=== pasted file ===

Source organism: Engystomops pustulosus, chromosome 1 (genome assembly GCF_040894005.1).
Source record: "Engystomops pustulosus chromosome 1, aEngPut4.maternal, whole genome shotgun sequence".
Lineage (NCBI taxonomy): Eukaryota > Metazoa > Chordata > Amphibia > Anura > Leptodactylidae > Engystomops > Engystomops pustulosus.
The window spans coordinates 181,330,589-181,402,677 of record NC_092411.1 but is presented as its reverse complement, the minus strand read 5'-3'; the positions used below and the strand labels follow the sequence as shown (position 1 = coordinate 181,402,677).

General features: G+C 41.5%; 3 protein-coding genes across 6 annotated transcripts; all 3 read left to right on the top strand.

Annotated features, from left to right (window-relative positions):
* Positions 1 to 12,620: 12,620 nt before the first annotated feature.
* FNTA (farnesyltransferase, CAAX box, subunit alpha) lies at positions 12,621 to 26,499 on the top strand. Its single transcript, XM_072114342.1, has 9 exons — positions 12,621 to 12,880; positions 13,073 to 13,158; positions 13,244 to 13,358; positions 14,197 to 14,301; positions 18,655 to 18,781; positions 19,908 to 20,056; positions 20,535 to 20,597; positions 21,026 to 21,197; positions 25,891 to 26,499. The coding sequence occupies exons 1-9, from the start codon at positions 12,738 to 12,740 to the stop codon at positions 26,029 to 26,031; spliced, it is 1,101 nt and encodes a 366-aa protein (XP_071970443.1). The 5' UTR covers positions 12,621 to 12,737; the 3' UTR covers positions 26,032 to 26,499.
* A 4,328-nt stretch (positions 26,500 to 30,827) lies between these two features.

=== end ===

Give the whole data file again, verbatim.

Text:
Source organism: Engystomops pustulosus, chromosome 1 (genome assembly GCF_040894005.1).
Source record: "Engystomops pustulosus chromosome 1, aEngPut4.maternal, whole genome shotgun sequence".
Lineage (NCBI taxonomy): Eukaryota > Metazoa > Chordata > Amphibia > Anura > Leptodactylidae > Engystomops > Engystomops pustulosus.
The window spans coordinates 181,330,589-181,402,677 of record NC_092411.1 but is presented as its reverse complement, the minus strand read 5'-3'; the positions used below and the strand labels follow the sequence as shown (position 1 = coordinate 181,402,677).

General features: G+C 41.5%; 3 protein-coding genes across 6 annotated transcripts; all 3 read left to right on the top strand.

Annotated features, from left to right (window-relative positions):
* Positions 1 to 12,620: 12,620 nt before the first annotated feature.
* FNTA (farnesyltransferase, CAAX box, subunit alpha) lies at positions 12,621 to 26,499 on the top strand. Its single transcript, XM_072114342.1, has 9 exons — positions 12,621 to 12,880; positions 13,073 to 13,158; positions 13,244 to 13,358; positions 14,197 to 14,301; positions 18,655 to 18,781; positions 19,908 to 20,056; positions 20,535 to 20,597; positions 21,026 to 21,197; positions 25,891 to 26,499. The coding sequence occupies exons 1-9, from the start codon at positions 12,738 to 12,740 to the stop codon at positions 26,029 to 26,031; spliced, it is 1,101 nt and encodes a 366-aa protein (XP_071970443.1). The 5' UTR covers positions 12,621 to 12,737; the 3' UTR covers positions 26,032 to 26,499.
* A 4,328-nt stretch (positions 26,500 to 30,827) lies between these two features.